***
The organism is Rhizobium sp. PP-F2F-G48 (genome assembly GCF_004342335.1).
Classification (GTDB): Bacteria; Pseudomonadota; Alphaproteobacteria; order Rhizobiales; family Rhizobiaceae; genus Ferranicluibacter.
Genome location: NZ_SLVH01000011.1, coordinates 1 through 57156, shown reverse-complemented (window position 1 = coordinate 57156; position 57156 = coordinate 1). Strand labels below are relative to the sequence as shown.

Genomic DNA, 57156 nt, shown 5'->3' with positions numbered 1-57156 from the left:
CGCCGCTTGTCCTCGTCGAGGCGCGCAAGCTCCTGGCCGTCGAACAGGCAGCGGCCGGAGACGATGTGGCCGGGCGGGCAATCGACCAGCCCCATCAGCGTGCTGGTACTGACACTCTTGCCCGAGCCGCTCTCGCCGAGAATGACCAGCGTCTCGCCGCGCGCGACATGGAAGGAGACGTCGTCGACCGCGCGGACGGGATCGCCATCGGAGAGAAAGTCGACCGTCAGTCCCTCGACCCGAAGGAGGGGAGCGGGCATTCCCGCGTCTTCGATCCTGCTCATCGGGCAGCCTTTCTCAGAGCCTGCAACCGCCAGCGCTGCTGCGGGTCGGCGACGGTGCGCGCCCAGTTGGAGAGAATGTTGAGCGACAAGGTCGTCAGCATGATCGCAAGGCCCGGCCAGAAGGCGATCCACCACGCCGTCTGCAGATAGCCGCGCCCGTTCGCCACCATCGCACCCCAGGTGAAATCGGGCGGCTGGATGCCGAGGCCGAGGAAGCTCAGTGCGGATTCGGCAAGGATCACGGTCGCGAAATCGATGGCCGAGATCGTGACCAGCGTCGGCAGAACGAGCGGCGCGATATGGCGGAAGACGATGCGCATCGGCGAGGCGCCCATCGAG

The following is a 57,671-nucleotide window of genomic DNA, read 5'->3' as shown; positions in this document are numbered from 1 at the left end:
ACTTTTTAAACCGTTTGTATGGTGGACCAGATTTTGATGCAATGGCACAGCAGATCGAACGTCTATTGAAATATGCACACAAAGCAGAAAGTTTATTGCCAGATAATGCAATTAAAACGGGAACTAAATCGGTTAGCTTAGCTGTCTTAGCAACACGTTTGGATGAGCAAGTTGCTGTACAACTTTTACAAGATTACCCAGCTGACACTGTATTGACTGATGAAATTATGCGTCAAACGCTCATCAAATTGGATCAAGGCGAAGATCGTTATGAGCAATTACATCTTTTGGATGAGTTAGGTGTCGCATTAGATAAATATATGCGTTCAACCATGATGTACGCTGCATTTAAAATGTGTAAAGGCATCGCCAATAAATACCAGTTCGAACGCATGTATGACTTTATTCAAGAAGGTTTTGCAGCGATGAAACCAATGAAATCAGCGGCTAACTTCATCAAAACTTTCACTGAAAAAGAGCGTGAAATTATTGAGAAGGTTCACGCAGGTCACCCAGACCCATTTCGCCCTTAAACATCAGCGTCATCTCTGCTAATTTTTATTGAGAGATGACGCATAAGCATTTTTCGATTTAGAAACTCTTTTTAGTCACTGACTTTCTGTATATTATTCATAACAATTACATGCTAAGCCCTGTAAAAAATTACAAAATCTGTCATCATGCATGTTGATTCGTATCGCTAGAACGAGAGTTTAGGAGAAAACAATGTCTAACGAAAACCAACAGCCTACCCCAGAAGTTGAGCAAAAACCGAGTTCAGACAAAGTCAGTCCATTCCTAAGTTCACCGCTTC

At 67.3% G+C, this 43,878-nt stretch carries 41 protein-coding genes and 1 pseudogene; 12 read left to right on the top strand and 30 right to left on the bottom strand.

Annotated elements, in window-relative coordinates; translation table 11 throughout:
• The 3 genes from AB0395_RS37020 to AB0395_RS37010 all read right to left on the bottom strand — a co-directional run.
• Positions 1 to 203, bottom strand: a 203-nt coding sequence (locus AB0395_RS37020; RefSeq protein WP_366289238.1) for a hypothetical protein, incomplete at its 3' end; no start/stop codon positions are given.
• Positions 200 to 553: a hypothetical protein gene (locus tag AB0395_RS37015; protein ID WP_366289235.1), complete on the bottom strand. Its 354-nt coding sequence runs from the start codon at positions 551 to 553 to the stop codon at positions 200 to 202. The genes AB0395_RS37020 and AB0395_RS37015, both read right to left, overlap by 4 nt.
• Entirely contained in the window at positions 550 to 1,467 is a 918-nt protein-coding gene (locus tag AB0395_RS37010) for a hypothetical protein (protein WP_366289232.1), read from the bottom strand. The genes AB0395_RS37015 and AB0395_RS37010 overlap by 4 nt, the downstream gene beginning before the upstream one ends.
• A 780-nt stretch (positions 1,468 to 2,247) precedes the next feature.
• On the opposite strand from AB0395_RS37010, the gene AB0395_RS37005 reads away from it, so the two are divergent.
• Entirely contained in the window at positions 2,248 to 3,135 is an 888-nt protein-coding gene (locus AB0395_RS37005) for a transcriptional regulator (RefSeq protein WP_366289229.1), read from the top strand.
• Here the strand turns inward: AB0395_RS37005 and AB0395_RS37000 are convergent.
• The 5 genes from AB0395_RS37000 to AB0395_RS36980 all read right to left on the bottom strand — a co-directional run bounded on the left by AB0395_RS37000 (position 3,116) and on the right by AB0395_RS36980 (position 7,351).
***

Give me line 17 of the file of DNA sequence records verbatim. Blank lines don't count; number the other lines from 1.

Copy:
• Here the strand turns inward: AB0395_RS37005 and AB0395_RS37000 are convergent.